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Direct Intramyocardial Mesenchymal Stromal Cell Injections in Patients With Severe Refractory Angina: One-Year Follow-Up
In patients with stable coronary artery disease (CAD) and refractory angina, we performed direct intramyocardial injections of autologous mesenchymal stromal cells (MSC) and followed the safety and efficacy of the treatment for 12 months. A total of 31 patients with stable CAD, moderate
to severe angina, normal left ventricular ejection fraction, and no further revascularization options were included. Bone marrow MSCs were isolated and culture expanded for 6‐8 weeks and then stimulated with vascular endothelial growth factor (VEGF) for 1 week. The 12-month follow-up
demonstrated that it was safe to culture expand MSCs and use the cells for clinical treatment. The patients’ maximal metabolic equivalent (MET) during exercise increased from 4.23 MET at baseline to 4.72 MET at 12-month follow-up (p < 0.001), Canadian Cardiovascular Society
Class (CCS) was reduced from 3.0 to 0.8 (p < 0.001), angina attacks per week from 13.8 to 3.2 (p < 0.001), and nitroglycerin consumption from 10.7 to 3.4 per week (p < 0.001). In addition, Seattle Angina Questionnaire (SAQ) evaluations demonstrated highly significant
improvements in physical limitation, angina stability, angina frequency, and quality of life (p < 0.001 for all). It is safe in the intermediate/long term to treat patients with stable CAD using autologous culture expanded MSCs. Previously reported, early and highly significant improvements
in exercise capacity and clinical symptoms persist after 12 months. The results are encouraging, and a larger controlled study is warranted.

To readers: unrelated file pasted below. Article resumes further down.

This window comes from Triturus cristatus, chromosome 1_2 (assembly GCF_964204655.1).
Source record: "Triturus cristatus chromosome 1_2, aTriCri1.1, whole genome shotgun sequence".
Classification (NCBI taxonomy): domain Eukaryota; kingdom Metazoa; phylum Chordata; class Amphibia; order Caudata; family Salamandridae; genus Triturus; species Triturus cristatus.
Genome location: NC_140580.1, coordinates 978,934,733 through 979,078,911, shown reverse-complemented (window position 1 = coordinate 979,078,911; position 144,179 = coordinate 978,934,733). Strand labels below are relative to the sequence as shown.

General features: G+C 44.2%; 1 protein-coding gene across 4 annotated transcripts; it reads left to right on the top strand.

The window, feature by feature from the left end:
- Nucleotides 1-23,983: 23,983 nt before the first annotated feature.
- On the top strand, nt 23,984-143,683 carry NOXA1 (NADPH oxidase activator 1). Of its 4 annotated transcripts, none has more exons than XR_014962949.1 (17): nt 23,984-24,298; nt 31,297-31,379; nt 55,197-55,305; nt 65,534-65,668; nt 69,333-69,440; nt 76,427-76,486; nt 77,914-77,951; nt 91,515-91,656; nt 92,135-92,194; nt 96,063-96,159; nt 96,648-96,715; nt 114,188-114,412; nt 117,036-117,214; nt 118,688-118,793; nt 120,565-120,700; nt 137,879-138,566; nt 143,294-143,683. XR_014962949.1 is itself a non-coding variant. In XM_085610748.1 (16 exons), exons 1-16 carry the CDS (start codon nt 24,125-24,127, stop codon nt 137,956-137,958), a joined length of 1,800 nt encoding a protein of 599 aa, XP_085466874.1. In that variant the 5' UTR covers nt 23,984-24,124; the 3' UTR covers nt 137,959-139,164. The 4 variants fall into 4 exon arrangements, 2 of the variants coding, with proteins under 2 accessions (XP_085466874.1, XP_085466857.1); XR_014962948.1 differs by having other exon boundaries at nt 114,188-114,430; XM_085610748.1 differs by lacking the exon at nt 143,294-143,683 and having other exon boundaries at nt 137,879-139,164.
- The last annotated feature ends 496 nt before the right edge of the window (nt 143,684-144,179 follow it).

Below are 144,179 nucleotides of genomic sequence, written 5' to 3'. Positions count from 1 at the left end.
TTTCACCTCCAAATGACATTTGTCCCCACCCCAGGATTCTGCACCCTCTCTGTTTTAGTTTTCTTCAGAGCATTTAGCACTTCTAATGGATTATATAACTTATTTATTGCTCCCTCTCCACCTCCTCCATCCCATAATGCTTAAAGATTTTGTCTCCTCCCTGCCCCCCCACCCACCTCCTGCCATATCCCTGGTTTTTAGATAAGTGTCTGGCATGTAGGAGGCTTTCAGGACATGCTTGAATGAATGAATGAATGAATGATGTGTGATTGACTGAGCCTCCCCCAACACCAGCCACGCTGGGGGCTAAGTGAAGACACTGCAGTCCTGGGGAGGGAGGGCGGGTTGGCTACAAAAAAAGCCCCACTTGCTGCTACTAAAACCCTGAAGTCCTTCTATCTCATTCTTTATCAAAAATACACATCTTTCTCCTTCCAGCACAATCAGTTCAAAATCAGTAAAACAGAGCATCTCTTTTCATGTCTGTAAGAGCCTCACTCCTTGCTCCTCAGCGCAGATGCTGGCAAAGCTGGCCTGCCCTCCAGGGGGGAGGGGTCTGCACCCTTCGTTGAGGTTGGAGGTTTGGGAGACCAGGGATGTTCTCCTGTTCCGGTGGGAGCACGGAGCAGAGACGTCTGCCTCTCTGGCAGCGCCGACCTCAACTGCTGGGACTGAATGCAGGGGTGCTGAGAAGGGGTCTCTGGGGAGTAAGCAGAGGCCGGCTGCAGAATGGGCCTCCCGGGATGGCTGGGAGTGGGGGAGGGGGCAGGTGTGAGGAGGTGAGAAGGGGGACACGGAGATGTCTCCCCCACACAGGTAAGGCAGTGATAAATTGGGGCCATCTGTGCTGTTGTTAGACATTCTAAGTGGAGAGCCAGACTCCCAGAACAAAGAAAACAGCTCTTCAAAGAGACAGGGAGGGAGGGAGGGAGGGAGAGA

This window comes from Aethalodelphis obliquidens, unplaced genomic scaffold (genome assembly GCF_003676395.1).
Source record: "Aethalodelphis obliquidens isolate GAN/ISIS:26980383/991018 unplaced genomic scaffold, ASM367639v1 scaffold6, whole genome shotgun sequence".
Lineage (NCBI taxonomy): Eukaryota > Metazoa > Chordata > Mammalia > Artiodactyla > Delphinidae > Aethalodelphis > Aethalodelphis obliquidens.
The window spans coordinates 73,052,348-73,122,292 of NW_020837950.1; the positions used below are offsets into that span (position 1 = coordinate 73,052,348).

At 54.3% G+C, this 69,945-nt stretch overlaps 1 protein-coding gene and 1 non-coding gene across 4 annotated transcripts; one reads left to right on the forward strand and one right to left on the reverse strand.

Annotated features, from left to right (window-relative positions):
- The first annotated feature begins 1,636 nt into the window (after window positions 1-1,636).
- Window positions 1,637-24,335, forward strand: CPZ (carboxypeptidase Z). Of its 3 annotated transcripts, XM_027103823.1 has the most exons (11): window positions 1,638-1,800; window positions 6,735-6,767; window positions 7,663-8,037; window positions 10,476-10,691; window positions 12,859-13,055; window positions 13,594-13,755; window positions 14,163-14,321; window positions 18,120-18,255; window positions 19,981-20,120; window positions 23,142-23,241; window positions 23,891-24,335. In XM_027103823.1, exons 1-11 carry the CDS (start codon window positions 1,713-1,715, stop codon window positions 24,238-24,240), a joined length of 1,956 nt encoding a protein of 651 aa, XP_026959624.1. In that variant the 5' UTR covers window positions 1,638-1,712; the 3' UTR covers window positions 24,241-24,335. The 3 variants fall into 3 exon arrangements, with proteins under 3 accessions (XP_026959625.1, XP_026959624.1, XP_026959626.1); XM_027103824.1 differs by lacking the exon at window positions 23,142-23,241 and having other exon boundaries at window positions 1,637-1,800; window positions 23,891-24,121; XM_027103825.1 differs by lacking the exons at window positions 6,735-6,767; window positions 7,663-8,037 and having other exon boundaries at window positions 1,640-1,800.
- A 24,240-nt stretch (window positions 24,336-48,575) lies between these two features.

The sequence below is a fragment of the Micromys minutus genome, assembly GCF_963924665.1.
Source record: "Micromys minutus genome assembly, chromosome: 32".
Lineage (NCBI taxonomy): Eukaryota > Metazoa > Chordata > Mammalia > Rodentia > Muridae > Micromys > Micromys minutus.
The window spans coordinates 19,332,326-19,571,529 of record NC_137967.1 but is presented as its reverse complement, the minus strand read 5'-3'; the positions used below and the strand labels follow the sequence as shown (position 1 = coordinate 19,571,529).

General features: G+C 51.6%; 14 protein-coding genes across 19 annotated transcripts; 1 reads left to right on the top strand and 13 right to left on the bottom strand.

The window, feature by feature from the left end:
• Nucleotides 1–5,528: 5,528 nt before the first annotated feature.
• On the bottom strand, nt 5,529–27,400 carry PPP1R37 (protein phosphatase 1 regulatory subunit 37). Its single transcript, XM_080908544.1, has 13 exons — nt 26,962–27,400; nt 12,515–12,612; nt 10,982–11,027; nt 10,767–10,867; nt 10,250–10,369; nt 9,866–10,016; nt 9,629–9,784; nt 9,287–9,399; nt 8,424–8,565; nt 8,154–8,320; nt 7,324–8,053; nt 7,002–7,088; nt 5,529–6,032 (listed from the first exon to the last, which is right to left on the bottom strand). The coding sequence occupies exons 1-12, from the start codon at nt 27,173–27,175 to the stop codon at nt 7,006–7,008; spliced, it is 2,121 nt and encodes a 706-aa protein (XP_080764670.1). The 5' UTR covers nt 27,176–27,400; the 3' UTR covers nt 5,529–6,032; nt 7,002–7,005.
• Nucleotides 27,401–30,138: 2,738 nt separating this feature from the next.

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Cell Transplantation publishes original, peer-reviewed research and review articles on the subject of cell transplantation and its application to human diseases. To ensure high-quality contributions from all areas of transplantation, separate section editors and editorial boards have been established. Articles deal with a wide range of topics including physiological, medical, preclinical, tissue engineering, and device-oriented aspects of transplantation of nervous system, endocrine, growth factor-secreting, bone marrow, epithelial, endothelial, and genetically engineered cells, among others. Basic clinical studies and immunological research papers are also featured. To provide complete coverage of this revolutionary field, Cell Transplantation will report on relevant technological advances, and ethical and regulatory considerations of cell transplants. Cell Transplantation is now an Open Access journal starting with volume 18 in 2009, and therefore there will be an inexpensive publication charge, which is dependent on the number of pages, in addition to the charge for color figures. This will allow work to be disseminated to a wider audience and also entitle the corresponding author to a free PDF, as well as prepublication of an unedited version of the manuscript.
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Anatomy & Physiology
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Mathiasen, Anders B.
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